Pumpkin or turnip
The ghostly figure of Jack O’ Lantern is an evil spirit of the Irish folklore tradition.
Many stories are related to him as Jackie the lantern, Johnny the Lantern, Jack O’ the lantern and Stingy Jack.
On the night of Samhain, the ancients believed the dividing line between the world of the living and the world of the dead became so thin that the evil spirits from the Otherworld could come back, mingle with people and steal their souls.
Among the evil spirits was Stingy Jack, and here is his story based on an old Irish folk tale.
According to the tale, Stingy Jack was a lazy blacksmith, and people didn’t like him. He used to rob them.
One night he invited the Devil to have a drink with him. Sure enough, being stingy, he didn’t want to pay and, he managed somehow to trick the Devil, persuading him to turn himself into a coin to pay for their drinks.
The moment the Devil turned himself into a coin, Stingy Jack grabbed the coin and put it in his pocket close to a silver cross. The Devil was trapped there and couldn’t change back to his real form.
Eventually, he set free the Devil under the promise he would not claim his soul if he should die within one year.
One year later, Stingy Jack met and tricked the Devil again. This time, the Devil climbed on an apple tree to pick some fruits. Quickly Stingy Jack carved a cross into the bark and let him go only after he promised Jack not to bother him for ten more years.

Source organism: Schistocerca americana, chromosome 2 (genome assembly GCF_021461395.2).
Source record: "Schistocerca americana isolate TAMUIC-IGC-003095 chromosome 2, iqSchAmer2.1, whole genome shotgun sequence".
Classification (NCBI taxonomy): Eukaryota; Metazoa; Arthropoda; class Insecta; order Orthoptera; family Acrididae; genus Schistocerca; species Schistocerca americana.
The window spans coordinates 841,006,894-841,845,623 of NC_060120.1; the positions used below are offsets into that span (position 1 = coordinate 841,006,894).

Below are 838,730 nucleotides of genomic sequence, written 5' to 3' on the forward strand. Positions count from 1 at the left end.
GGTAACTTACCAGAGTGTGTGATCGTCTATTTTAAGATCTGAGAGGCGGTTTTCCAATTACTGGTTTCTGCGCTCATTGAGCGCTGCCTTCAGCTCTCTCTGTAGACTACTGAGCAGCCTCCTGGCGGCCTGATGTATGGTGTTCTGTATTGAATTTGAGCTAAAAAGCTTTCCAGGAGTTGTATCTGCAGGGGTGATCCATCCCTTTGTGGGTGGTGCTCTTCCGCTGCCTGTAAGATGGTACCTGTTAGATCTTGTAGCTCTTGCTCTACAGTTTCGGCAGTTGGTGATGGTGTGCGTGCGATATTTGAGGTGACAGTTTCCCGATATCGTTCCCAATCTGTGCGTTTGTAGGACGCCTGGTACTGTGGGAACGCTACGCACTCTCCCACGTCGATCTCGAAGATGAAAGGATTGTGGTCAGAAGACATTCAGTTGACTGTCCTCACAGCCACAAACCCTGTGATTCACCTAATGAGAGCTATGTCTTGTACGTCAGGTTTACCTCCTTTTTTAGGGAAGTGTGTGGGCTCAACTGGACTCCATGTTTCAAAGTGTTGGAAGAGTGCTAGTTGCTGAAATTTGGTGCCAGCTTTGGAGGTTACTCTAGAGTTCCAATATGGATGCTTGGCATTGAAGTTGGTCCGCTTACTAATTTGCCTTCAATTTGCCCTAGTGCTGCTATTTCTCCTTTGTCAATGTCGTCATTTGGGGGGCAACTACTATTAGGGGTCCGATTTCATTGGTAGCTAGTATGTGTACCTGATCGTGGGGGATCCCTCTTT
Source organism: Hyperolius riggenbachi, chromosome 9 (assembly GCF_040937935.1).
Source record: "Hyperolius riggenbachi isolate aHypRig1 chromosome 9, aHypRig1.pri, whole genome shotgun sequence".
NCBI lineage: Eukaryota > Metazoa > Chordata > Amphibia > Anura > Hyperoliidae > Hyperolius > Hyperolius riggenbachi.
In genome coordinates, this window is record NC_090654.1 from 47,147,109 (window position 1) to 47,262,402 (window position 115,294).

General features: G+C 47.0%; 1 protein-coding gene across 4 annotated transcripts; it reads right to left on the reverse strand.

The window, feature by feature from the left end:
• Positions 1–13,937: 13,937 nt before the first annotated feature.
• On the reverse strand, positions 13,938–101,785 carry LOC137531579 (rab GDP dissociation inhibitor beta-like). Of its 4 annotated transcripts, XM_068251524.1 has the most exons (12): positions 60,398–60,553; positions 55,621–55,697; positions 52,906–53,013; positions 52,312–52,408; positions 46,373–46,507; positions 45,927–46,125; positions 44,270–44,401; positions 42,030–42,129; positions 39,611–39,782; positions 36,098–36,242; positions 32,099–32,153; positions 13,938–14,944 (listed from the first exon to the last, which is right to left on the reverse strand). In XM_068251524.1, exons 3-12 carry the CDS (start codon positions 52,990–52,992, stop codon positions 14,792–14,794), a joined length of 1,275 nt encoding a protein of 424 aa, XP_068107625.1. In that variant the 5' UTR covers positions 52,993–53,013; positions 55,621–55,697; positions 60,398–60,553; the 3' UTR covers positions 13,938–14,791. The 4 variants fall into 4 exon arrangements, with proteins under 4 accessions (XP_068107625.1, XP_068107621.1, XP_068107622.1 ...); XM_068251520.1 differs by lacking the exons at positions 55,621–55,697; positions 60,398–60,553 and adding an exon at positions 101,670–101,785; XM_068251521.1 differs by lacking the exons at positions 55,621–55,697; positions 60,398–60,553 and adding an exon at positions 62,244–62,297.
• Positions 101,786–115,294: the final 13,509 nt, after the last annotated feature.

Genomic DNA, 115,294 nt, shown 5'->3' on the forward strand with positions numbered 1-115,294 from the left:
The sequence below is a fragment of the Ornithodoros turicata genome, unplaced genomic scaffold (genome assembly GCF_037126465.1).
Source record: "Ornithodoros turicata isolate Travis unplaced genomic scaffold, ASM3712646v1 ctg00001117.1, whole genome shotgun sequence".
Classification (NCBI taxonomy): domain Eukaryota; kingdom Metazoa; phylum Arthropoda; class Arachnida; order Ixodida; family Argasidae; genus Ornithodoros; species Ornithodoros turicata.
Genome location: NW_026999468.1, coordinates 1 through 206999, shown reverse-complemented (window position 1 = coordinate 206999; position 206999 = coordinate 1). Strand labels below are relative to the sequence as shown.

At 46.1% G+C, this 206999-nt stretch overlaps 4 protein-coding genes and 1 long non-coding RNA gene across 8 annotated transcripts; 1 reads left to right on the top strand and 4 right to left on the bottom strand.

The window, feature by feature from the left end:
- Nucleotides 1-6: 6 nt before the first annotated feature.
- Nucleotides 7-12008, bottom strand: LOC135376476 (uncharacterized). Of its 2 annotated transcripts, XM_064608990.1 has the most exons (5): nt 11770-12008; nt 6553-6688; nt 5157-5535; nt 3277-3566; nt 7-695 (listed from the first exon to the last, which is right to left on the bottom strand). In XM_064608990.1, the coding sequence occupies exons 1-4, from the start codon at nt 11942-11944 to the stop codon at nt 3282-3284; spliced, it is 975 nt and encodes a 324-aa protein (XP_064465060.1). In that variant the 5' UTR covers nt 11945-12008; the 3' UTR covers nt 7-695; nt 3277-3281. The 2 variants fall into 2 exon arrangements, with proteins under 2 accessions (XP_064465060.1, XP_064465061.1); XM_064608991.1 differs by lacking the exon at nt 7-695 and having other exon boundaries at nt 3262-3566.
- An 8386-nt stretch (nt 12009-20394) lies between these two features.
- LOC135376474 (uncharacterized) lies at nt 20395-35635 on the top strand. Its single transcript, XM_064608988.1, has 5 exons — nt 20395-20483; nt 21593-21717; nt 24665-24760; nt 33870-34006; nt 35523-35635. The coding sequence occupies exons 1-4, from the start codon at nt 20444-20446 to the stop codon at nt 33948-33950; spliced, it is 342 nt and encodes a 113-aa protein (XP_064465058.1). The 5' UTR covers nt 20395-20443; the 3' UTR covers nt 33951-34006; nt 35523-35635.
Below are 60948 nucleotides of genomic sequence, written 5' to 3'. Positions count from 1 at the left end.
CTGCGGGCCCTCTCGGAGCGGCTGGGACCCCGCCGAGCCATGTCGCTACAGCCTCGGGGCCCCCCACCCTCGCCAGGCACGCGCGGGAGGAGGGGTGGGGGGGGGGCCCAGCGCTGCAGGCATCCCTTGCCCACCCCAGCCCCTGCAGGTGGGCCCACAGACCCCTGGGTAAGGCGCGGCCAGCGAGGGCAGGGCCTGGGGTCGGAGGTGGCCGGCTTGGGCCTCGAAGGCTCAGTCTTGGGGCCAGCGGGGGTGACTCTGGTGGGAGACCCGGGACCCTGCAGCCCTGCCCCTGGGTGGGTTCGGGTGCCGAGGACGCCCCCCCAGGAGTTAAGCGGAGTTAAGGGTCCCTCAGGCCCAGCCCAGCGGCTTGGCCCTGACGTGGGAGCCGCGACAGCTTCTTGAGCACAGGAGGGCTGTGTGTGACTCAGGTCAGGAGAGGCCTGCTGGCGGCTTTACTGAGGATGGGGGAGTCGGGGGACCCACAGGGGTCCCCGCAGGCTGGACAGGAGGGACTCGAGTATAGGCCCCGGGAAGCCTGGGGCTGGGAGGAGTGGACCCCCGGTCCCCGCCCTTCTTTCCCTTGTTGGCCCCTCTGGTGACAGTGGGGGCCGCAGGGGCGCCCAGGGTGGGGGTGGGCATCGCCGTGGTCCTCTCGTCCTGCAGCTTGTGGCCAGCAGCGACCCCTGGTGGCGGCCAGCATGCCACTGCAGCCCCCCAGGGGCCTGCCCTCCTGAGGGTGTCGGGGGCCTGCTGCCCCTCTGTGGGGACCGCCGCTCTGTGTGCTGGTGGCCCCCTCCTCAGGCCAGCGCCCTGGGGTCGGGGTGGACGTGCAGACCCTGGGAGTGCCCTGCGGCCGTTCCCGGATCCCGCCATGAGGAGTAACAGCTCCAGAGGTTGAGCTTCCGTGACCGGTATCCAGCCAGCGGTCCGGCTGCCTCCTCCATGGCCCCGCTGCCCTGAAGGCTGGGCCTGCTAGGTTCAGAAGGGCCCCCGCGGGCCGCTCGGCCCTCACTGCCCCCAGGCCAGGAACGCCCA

Some years later, Stingy Jack died. God would not allow such a villain into heaven and neither the Devil into hell. So Jack had nowhere to go. The Devil sent him into the darkness and gave him burning coal to light his way.
Stingy Jack carved a turnip and placed the burning coal in it and, since then, he roamed the Earth holding the turnip in front of him.
And this is how Stingy Jack became Jack O’ Lantern.
But now the question is: Why do we put pumpkins beside our front door at Halloween?
The ancients were very scared of the evil spirits and tried to work out strategies to protect themselves and their homes at Samhain. They thought to use the effigy of the scariest evil of all: Jack o’Lantern and his carved turnip!
So this is the reason why we put carved pumpkins illuminated by a candle or a tea-light at Halloween beside our door.
Centuries later, when Irish emigrants took this tradition with them in the US, they found the native pumpkins were easier to carve so that they started to use them instead of turnips.
Eventually, this new tradition travelled back to Ireland.
So, this Halloween, grab your pumpkin and carve it, put a candle into it, place it beside your door and …
Sleep tight, you and your home are protected!
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